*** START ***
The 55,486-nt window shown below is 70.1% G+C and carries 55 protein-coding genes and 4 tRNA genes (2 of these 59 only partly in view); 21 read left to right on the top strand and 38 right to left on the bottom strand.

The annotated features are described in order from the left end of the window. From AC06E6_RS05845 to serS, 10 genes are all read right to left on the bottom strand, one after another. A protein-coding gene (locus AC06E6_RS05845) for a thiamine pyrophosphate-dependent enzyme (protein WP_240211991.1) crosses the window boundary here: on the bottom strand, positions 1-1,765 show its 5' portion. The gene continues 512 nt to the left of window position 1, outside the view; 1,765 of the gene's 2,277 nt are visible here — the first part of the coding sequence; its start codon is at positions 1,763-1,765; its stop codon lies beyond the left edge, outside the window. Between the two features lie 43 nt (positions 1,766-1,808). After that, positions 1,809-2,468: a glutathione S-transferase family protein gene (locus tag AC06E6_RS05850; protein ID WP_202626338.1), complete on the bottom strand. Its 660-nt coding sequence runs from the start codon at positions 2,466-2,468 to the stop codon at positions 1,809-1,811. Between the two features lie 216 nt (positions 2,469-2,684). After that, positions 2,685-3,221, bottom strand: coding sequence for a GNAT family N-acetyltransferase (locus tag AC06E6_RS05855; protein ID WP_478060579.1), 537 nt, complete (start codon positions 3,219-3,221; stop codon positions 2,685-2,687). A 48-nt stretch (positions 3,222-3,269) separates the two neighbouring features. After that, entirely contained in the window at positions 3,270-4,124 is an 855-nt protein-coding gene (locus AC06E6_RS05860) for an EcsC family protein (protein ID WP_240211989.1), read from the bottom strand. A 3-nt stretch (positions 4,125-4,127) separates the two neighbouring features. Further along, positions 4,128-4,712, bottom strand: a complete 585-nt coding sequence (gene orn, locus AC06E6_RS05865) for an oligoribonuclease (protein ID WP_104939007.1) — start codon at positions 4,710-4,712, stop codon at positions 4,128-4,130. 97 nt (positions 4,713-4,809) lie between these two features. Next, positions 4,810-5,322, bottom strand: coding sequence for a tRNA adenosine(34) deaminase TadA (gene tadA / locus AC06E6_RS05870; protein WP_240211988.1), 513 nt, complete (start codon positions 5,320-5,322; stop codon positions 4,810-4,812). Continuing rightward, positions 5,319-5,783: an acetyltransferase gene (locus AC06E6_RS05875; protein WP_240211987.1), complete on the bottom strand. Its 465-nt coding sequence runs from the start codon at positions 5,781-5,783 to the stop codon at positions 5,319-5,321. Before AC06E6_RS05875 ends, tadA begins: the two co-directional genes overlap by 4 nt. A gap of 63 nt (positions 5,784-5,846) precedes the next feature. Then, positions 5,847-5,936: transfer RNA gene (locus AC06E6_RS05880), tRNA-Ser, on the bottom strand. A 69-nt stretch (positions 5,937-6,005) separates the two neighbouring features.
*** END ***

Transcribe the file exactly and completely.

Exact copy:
The 55,486-nt window shown below is 70.1% G+C and carries 55 protein-coding genes and 4 tRNA genes (2 of these 59 only partly in view); 21 read left to right on the top strand and 38 right to left on the bottom strand.

The annotated features are described in order from the left end of the window. From AC06E6_RS05845 to serS, 10 genes are all read right to left on the bottom strand, one after another. A protein-coding gene (locus AC06E6_RS05845) for a thiamine pyrophosphate-dependent enzyme (protein WP_240211991.1) crosses the window boundary here: on the bottom strand, positions 1-1,765 show its 5' portion. The gene continues 512 nt to the left of window position 1, outside the view; 1,765 of the gene's 2,277 nt are visible here — the first part of the coding sequence; its start codon is at positions 1,763-1,765; its stop codon lies beyond the left edge, outside the window. Between the two features lie 43 nt (positions 1,766-1,808). After that, positions 1,809-2,468: a glutathione S-transferase family protein gene (locus tag AC06E6_RS05850; protein ID WP_202626338.1), complete on the bottom strand. Its 660-nt coding sequence runs from the start codon at positions 2,466-2,468 to the stop codon at positions 1,809-1,811. Between the two features lie 216 nt (positions 2,469-2,684). After that, positions 2,685-3,221, bottom strand: coding sequence for a GNAT family N-acetyltransferase (locus tag AC06E6_RS05855; protein ID WP_478060579.1), 537 nt, complete (start codon positions 3,219-3,221; stop codon positions 2,685-2,687). A 48-nt stretch (positions 3,222-3,269) separates the two neighbouring features. After that, entirely contained in the window at positions 3,270-4,124 is an 855-nt protein-coding gene (locus AC06E6_RS05860) for an EcsC family protein (protein ID WP_240211989.1), read from the bottom strand. A 3-nt stretch (positions 4,125-4,127) separates the two neighbouring features. Further along, positions 4,128-4,712, bottom strand: a complete 585-nt coding sequence (gene orn, locus AC06E6_RS05865) for an oligoribonuclease (protein ID WP_104939007.1) — start codon at positions 4,710-4,712, stop codon at positions 4,128-4,130. 97 nt (positions 4,713-4,809) lie between these two features. Next, positions 4,810-5,322, bottom strand: coding sequence for a tRNA adenosine(34) deaminase TadA (gene tadA / locus AC06E6_RS05870; protein WP_240211988.1), 513 nt, complete (start codon positions 5,320-5,322; stop codon positions 4,810-4,812). Continuing rightward, positions 5,319-5,783: an acetyltransferase gene (locus AC06E6_RS05875; protein WP_240211987.1), complete on the bottom strand. Its 465-nt coding sequence runs from the start codon at positions 5,781-5,783 to the stop codon at positions 5,319-5,321. Before AC06E6_RS05875 ends, tadA begins: the two co-directional genes overlap by 4 nt. A gap of 63 nt (positions 5,784-5,846) precedes the next feature. Then, positions 5,847-5,936: transfer RNA gene (locus AC06E6_RS05880), tRNA-Ser, on the bottom strand. A 69-nt stretch (positions 5,937-6,005) separates the two neighbouring features.